31 May How to archive indexed data in Splunk Enterprise
In the last blog, we covered how data ages in Splunk Enterprise through different stages. In the frozen stage, data is either archived or deleted after a set period of time. Archived data has no default location and you may archive data into a directory location of your choice. So how do you archive indexed data in Splunk Enterprise? Well, read on….
Depending on how you’ve set your data retirement and archiving policy, data reaches the frozen state where the indexer deletes the data. If you want to archive the data instead, you can let the indexer archive the data automatically or you have the choice to specify a customized archiving script for the indexer to follow. You can do this in two ways in indexes.conf.
- By setting the coldToFrozenDir attribute where you specify the location where the index will automatically archive the frozen data.
- By specifying a valid coldToFrozenScript attribute where the indexer will run a user-supplied script when the data is frozen.
You can only set one of the above two attributes. However, if you set both, the coldToFrozenDir attribute takes precedence over coldToFrozenScript. If you choose not to specify either attribute, the indexer runs a default script by writing the name of the bucket being erased to the log file $SPLUNK_HOME/var/log/splunk/splunkd_stdout.log following which, the bucket is erased.
How the indexer archives the data for you
How the indexer archives the frozen data will depend on what release the data was originally indexed. For buckets created in version 4.2 and onwards, the indexer will delete all data except for the rawdata file. For buckets created in versions pre 4.2, the scripts in buckets .tsidx and .data files are gzipped.
Customizing an archiving script
If you specify a script in the coldToFrozenScript attribute, it will run just before the indexer deletes data that reaches the frozen state. This will archive indexed data in Splunk instead of deleting it. You will need to supply the actual script to the indexer that includes the following:
- <index> indicates which index contains the data you want to archive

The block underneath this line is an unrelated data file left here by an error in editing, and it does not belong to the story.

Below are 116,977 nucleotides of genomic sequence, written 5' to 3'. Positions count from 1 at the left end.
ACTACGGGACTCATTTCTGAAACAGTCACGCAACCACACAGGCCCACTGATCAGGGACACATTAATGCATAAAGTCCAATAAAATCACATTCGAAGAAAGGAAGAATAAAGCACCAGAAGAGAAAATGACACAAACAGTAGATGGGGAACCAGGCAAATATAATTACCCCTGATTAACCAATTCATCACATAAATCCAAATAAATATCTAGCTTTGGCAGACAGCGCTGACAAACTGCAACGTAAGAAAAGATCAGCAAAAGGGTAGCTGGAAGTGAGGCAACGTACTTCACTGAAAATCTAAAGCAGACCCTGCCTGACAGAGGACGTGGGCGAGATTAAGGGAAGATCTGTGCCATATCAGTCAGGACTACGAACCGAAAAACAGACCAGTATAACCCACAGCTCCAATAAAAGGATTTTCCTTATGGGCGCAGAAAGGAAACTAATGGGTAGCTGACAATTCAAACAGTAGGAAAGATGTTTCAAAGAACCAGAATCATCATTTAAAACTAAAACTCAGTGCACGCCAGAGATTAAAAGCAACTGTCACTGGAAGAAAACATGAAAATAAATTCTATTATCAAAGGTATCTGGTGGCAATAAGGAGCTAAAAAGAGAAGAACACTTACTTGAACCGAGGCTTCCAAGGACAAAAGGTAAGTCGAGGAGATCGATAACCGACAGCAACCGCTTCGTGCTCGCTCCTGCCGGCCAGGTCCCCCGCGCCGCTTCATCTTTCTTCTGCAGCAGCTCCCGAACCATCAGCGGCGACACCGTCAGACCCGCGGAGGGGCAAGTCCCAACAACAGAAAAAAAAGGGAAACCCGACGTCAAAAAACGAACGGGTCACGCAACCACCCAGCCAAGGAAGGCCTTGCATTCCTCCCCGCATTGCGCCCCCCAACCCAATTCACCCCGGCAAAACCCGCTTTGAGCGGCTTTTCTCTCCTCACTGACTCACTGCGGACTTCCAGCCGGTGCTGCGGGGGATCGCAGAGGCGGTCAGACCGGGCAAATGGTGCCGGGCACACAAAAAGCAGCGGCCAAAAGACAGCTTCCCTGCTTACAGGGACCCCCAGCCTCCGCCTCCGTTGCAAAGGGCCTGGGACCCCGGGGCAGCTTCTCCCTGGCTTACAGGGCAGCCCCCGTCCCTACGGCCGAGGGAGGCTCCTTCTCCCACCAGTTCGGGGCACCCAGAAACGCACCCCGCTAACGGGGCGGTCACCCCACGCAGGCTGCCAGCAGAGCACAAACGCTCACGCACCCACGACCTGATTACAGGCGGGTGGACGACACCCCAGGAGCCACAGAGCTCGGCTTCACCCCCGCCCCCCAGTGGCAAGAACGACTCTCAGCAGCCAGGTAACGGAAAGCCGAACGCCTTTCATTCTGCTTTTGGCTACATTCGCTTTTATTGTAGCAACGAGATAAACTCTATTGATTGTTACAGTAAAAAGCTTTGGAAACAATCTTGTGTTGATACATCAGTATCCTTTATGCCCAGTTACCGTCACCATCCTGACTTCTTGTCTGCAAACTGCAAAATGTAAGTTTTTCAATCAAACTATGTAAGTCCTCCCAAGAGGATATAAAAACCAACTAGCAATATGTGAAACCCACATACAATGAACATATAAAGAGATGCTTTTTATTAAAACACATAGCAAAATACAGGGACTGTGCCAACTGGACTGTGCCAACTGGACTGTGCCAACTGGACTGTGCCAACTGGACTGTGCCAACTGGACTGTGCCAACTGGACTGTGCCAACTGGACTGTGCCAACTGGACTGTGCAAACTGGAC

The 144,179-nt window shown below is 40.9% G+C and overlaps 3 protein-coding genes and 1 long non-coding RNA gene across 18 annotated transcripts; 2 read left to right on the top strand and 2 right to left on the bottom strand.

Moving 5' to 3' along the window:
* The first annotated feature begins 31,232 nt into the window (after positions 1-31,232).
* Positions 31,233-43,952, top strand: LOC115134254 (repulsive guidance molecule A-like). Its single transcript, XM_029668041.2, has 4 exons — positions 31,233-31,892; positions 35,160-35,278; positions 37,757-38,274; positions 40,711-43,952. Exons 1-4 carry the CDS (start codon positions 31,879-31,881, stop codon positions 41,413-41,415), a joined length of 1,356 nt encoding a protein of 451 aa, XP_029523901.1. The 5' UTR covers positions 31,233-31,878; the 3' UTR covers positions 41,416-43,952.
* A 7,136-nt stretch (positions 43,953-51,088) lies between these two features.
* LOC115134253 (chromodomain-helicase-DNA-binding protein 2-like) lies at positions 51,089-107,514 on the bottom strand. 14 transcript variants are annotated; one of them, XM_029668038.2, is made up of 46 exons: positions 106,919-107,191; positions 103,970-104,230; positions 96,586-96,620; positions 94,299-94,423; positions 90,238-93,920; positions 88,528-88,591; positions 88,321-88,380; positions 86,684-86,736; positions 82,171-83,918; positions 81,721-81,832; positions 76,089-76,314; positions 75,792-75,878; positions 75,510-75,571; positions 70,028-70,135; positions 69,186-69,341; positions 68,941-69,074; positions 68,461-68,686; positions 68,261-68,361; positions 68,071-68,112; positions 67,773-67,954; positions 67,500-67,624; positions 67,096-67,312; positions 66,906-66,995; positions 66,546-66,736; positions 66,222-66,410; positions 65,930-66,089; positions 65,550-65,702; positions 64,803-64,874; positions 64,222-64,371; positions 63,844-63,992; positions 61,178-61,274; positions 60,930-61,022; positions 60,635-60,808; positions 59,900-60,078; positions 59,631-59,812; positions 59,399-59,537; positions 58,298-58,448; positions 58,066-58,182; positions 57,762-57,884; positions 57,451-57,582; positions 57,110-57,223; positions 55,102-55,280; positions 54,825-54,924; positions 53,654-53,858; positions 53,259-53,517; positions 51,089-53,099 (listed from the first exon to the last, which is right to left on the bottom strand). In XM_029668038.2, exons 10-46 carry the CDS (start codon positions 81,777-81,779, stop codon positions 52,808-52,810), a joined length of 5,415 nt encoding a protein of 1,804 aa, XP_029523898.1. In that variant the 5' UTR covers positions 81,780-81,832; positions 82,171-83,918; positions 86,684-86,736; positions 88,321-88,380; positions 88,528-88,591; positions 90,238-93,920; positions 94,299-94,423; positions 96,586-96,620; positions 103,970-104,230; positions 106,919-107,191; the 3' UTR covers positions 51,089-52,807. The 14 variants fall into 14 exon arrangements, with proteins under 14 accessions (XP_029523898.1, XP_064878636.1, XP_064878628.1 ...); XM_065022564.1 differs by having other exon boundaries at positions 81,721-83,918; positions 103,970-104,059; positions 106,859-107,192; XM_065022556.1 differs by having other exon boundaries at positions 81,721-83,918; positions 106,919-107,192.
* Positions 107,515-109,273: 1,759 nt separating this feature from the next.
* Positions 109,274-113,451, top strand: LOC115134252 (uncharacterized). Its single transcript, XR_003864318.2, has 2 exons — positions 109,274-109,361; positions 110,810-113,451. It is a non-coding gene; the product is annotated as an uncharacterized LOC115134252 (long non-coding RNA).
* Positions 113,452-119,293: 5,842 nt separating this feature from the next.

- <path to script> indicates the path to the archiving script
- The script must be in $SPLUNK_HOME/bin or one of its subdirectories
- <path to program that runs script> this is optional; however, you must set it if your script needs a program such as python to run it.
For example, if your script is located in $SPLUNK_HOME/bin and is called myColdToFrozen.py, set the attribute in the following manner:
coldToFrozenScript = “SPLUNK_HOME/bin/python”
Furthermore, the indexer also comes with an archiving example script $SPLUNK_HOME/bin/coldToFrozenExample.py that you can use to edit and customize. A word of caution here, this is an example script and should not be applied to a production instance without testing extensively to suit your environment. Once again depending on whether the data was originally indexed in version 4.2 and onwards or pre 4.2, the example script will archive frozen data in two different ways mentioned earlier. It is important to note here that you should make sure that the script you’ve created completes quickly so that the indexer doesn’t end up waiting for the return indicator.
Data archiving and indexer clusters
A non-clustered indexer rolls its buckets over to frozen based on its specific set of configurations. In the same way, based on its set of configurations, in an Indexer cluster, each peer node rolls its buckets over to frozen. All peers in a cluster should be identical in configuration so all copies of a bucket should roll to frozen at the same time.
Occasionally, there can be variance in the timing, because the same index can grow at different rates on different peers. The cluster does perform processing to ensure that buckets move to the frozen stage fluently and seamlessly across all peers in the cluster. It also does not initiate fix-up activities for a bucket that is frozen on one peer but not on another.
Archiving multiple copies
You should know that because indexer clusters contain multiple copies of each bucket if you use the above-mentioned methods to archive indexed data in Splunk, you will end up with multiple copies of data depending on the replication factor. For instance, if a cluster has a replication factor of 3, the cluster will store three copies of data across its set of peer nodes. This is a problem that can’t be solved by archiving the data on a single node since there’s no certainty that a single node consists of all the data in that cluster. Although the solution to this would seem to be to archive just one copy of each bucket on the cluster and deleting the other copies, in practice, it is a complex process.
Besides, if you choose to archive multiple copies of clustered data, you may run into name collisions with identically named copies of buckets. This will create problems especially for deployments where contents of a directory are required to have unique names.
There are several ways around this. However, the complexity can be baffling in addition to being time consuming. Consulting a Splunk professional is recommended to customize a solution to your business environment so you can focus on other important initiatives. Splunk professionals at Cyber Chasse are trained to take on these and more complexities and provide you with the best resolution to your archiving needs. Contact us today.